Marketing has situated itself as an indispensable tool in today's business world-an unavoidable step in the process from production to consumption. This book is the first of its kind to map out the organizing principles and cultural logic of marketing, and trace the profession's ascent to global domination. Applbaum argues that marketing can be seen as a particular set of cultural practices that surfaced in reaction to the affluence of Western society, and not the answer to the call of inherent human needs and wants. In order to understand globalization, transnational corporations, and the spread of consumer culture, one must understand the logic of marketing.
"A provocative, intellectually stimulating, and original book...Applbaum has brought marketing itself, alive and breathing, into the sphere of anthropological theory and argument. He leaves me convinced-I now think that capitalism is distinguished not only by the plenitude of products and services that it produces, but also by its success, through marketing, in inscribing consumption as a unitary way of life onto the very brains of its supporters." -- - Sidney Mintz, author of Tasting Food, Tasting Freedom: Excursions into Eating, Power, and the Past
"This work addresses skillfully and with a rich trove of material a critical missing gap in the vast wave of research on the culture of contemporary capitalism. Applbaum describes not only one of the key origins of the idea of globalization but also one of the main articulating structures of capitalism that reveal markets to be more than abstractions, but the result of human design and agency." -- -George E. Marcus, author of Ethnography Through Thick & Thin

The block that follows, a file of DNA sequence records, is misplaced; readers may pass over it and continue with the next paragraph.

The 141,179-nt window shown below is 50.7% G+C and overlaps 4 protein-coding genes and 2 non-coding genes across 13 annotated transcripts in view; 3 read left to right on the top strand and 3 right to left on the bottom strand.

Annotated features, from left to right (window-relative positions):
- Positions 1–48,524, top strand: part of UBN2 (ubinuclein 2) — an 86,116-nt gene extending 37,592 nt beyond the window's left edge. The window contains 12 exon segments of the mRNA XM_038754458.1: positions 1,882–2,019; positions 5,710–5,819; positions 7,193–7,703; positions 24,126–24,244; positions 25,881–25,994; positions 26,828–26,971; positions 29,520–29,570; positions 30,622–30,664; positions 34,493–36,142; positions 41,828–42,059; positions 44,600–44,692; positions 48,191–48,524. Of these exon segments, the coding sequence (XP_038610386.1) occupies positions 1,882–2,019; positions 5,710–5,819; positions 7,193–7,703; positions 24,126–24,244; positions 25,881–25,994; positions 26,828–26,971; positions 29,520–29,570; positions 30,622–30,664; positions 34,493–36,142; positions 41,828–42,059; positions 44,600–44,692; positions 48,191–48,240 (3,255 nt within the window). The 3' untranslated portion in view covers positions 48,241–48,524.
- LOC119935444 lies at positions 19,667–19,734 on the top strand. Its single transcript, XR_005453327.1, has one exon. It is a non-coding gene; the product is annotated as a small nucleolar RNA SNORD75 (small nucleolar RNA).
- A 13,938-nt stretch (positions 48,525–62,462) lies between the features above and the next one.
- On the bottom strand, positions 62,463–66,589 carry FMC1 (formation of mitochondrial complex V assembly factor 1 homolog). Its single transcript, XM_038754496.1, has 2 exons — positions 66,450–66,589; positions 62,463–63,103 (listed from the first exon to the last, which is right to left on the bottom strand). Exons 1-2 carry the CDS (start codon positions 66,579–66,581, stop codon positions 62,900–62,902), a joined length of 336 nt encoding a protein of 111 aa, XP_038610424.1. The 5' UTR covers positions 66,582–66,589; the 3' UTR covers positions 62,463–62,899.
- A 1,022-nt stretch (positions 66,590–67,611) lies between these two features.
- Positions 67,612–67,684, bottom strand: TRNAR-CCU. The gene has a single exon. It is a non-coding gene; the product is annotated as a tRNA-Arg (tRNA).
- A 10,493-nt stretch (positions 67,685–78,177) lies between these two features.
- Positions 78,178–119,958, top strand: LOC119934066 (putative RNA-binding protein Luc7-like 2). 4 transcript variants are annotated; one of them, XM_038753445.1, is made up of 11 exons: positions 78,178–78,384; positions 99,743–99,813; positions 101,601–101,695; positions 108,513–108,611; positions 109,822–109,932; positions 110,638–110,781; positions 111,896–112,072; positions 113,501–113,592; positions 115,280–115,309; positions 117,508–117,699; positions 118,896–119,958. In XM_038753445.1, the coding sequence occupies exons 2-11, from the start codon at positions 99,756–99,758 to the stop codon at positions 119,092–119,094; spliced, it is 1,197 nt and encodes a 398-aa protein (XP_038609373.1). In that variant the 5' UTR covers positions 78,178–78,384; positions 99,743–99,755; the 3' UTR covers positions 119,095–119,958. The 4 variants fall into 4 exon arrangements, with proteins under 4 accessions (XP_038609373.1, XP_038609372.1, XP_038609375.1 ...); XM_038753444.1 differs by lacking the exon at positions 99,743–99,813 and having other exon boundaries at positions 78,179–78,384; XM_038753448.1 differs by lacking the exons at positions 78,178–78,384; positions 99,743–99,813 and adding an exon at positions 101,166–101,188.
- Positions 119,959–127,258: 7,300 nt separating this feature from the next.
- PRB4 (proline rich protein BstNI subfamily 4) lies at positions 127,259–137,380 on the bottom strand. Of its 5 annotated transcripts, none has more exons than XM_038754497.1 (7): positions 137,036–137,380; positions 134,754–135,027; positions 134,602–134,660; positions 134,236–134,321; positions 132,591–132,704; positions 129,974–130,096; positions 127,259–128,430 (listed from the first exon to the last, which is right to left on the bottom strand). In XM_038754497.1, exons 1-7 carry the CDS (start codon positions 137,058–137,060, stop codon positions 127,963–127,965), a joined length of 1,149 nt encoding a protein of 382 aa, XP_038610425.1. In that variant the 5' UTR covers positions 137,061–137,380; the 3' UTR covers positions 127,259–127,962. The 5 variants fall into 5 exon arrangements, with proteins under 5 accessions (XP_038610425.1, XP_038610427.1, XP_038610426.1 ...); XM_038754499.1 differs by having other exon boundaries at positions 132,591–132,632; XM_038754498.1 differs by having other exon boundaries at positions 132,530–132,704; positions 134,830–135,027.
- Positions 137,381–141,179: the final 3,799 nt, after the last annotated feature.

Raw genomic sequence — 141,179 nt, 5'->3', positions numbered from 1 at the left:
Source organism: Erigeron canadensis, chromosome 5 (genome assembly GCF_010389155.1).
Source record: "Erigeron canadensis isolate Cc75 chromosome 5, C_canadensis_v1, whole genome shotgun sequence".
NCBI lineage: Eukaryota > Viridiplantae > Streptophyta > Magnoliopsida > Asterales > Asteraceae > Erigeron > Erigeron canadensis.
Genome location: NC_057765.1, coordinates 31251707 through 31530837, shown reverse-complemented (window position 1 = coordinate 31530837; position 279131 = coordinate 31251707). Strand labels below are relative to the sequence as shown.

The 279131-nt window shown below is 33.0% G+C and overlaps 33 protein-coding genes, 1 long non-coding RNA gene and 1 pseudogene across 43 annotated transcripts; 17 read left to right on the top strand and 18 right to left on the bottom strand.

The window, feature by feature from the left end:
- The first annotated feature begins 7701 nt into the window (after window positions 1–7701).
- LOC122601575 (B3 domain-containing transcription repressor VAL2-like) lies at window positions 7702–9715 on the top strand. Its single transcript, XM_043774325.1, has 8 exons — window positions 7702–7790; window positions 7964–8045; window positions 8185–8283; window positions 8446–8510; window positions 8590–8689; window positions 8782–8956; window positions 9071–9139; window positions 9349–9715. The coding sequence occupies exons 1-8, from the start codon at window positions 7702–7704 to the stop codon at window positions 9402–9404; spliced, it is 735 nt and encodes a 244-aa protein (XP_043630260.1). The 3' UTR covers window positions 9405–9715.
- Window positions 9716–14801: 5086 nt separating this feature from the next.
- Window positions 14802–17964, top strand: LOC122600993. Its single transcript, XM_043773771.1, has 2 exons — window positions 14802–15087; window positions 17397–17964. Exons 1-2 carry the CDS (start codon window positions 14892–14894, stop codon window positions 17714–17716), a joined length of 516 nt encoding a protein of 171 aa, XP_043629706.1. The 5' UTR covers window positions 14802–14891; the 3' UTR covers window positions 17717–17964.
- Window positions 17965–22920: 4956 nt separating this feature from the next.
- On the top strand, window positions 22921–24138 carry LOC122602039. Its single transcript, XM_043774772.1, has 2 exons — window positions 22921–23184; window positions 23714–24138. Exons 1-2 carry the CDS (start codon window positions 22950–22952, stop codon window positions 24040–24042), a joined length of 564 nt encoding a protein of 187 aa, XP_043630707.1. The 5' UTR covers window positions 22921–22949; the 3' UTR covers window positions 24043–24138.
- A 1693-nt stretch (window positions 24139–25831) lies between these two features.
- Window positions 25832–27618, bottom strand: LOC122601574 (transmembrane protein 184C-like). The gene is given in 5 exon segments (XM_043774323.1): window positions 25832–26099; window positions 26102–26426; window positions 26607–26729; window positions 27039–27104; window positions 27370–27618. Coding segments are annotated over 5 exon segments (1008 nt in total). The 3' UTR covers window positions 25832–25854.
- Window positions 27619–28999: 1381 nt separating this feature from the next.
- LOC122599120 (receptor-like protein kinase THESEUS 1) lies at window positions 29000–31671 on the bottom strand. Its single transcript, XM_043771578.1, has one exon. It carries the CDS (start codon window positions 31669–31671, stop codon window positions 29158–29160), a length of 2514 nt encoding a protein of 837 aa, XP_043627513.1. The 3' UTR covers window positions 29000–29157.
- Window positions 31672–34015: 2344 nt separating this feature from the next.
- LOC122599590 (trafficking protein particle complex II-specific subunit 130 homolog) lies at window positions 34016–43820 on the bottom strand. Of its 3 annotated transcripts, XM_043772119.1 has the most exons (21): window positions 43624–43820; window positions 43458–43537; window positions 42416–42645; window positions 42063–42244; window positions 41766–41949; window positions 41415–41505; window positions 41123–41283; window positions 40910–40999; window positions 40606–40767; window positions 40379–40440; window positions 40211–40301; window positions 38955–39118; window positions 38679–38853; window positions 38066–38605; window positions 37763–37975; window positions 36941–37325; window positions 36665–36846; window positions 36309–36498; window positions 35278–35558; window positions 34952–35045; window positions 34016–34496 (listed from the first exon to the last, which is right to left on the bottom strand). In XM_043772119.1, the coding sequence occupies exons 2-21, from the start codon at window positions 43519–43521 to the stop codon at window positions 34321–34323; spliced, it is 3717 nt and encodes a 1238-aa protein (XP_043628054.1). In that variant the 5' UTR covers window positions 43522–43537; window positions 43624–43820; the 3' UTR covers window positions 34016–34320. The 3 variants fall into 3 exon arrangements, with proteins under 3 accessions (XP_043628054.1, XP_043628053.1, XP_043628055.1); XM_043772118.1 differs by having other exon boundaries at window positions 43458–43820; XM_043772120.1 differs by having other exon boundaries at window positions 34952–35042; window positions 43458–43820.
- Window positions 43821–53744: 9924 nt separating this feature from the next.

"This book constitutes an important departure from the standard paradigm of economic anthropology. The ethnography presented by Applbaum will be of use to everyone who works on globalization, marketing, and consumer cultures." -- -James L. Watson, editor of Golden Arches East: McDonald's in East Asia
"This will delight and stimulate anyone interested in how modern mass consumption operates. Applbaum has pulled off some difficult tricks-the result obliges those who think they know about consumption and identity, economy and globalization, to think again." -- -James G. Carrier, editor of Meanings of the Market: The Free Market in Western Culture